December 16, 2021

NAFCU calls on NCUA to take action on digital asset issues

NCUANAFCU President and CEO Dan Berger wrote to the NCUA Wednesday urging the agency to ensure credit unions are not left behind as federal financial regulators move toward foundational federal digital asset regulation and legislation. Berger called on the NCUA to promptly respond to comments submitted in response to their request for information (RFI) on digital assets and proactively engage the President’s Working Group on Financial Markets (PWG) and other federal financial regulators on digital asset issues.

NAFCU responded to the agency's RFI in September and recommended the NCUA makes clear the opportunities and limitations already in place for credit unions to provide and facilitate the provision of digital asset financial service products to members.

Though the association appreciates the agency's efforts to solicit feedback through the RFI, Berger noted the NCUA has been largely silent on important digital asset issues. Specifically, Berger stated the NCUA has not provided any guidance similar to Interpretive Letter 1170 issued by the Office of the Comptroller of the Currency (OCC) that stated national banks may provide customers cryptocurrency custody services.

In later Interpretive Letters, the OCC concluded that national banks may hold stablecoin issuers’ cash reserves and that banks may use independent node verification networks and stablecoins to perform bank-permissible activities.

"As explained more fully in NAFCU’s official comment to the NCUA’s Digital Assets RFI, NAFCU urges the NCUA to promptly issue Letters to Credit Unions that confirm a credit union may host digital wallets for members and that a credit union may facilitate members’ buying, holding, selling, transferring, and exchanging of digital assets through a third-party broker-dealer," wrote Berger. "NAFCU also urges the NCUA to promptly issue a Letter to Credit Unions confirming that credit unions may hold stablecoin issuers’ cash reserves."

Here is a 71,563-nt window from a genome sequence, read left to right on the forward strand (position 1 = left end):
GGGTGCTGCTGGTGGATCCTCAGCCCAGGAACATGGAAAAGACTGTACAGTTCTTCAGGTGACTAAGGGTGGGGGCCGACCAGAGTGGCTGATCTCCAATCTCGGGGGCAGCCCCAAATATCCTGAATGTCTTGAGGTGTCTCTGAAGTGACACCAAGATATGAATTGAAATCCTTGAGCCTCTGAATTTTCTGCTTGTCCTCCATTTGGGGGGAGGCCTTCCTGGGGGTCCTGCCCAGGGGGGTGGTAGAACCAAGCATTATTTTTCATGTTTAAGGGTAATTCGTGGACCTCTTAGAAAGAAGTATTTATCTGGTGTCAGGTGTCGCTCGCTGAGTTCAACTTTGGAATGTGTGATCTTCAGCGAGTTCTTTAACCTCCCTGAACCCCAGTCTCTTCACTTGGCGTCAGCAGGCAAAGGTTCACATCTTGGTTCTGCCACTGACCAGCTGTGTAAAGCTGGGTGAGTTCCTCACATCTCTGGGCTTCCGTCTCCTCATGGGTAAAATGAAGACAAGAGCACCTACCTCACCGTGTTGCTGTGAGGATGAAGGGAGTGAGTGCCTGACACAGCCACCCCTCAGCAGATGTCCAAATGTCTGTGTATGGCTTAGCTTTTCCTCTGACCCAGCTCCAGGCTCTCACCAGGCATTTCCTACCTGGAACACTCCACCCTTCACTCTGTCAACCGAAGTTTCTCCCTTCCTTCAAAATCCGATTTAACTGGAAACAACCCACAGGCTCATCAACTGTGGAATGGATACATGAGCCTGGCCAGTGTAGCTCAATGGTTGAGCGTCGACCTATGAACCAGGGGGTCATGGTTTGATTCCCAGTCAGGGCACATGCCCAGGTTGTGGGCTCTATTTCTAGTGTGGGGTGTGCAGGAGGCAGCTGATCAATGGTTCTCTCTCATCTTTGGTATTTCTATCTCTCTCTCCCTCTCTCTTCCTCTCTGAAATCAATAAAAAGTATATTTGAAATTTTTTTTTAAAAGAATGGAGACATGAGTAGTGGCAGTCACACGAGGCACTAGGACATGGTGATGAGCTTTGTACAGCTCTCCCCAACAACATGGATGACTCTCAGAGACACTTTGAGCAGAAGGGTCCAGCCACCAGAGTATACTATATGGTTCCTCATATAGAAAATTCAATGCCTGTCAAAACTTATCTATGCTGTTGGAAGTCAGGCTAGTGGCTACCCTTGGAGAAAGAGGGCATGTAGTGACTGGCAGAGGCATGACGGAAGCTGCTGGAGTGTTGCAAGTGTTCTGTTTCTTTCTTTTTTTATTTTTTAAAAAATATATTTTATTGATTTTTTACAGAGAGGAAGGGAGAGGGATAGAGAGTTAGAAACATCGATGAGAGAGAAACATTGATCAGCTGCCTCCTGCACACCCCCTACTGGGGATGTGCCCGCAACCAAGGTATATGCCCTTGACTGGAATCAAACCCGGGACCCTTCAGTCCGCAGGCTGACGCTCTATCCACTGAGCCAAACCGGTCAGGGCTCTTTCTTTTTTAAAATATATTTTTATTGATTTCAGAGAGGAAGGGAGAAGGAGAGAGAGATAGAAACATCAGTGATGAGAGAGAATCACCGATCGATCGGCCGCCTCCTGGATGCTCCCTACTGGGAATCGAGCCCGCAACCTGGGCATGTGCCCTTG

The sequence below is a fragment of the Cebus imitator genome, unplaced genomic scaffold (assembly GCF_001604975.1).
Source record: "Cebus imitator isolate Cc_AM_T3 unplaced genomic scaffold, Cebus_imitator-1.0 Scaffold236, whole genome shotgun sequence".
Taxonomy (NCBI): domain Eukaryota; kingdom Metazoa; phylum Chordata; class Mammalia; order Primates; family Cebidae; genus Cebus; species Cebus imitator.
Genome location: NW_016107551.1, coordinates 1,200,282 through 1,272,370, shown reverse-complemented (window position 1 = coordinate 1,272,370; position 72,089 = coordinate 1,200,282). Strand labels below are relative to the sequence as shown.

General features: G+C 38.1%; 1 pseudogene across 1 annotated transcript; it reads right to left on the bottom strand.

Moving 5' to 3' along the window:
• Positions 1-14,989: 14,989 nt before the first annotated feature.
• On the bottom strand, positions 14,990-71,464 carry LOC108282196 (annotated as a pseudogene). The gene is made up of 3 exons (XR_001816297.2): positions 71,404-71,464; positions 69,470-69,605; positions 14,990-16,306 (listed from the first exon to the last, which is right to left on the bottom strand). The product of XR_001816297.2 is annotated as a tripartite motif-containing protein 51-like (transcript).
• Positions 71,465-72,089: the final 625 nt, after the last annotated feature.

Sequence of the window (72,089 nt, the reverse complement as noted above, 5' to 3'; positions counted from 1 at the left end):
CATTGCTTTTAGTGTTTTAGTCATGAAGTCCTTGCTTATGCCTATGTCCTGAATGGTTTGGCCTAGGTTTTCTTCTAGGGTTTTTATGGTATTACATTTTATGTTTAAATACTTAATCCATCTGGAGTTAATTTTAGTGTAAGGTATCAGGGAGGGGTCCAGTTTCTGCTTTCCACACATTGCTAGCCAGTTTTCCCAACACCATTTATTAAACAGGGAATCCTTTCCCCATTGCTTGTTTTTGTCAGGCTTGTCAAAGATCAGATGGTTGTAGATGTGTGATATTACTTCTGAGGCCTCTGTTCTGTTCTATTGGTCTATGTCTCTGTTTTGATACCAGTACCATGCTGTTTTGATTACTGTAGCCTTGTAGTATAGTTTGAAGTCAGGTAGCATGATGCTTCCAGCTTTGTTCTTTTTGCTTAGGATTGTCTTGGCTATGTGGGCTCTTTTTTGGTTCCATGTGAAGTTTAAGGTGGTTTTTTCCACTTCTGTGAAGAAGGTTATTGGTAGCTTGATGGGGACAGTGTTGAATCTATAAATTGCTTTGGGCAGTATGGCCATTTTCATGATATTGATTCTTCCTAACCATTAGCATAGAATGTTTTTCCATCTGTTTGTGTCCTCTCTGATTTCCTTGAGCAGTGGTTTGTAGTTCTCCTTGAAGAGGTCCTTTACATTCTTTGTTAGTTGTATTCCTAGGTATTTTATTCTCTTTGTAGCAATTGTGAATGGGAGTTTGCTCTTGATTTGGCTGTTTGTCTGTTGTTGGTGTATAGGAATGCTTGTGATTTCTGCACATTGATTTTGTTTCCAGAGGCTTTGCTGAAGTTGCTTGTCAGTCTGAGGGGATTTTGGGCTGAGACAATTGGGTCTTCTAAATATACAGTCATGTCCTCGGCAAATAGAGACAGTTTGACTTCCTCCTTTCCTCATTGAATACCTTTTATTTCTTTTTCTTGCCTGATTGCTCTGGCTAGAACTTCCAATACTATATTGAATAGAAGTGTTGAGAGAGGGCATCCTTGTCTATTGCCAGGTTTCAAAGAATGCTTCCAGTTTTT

Berger explained the necessity for the NCUA to promptly collaborate with federal financial regulators to ensure credit unions are able to meet the increasing digital asset demands of consumers.

"I urge you to act quickly, both within the NCUA and in coordination with the PWG and other federal financial regulators, to help ensure credit unions may compete on a level digital assets playing field and are not excluded from foundational federal digital assets regulation and legislation," concluded Berger.

Read Berger's full letter. NAFCU will continue to engage the NCUA, Treasury, and other federal financial regulators to call for credit unions to be granted the ability to engage with digital assets on equal footing with banks.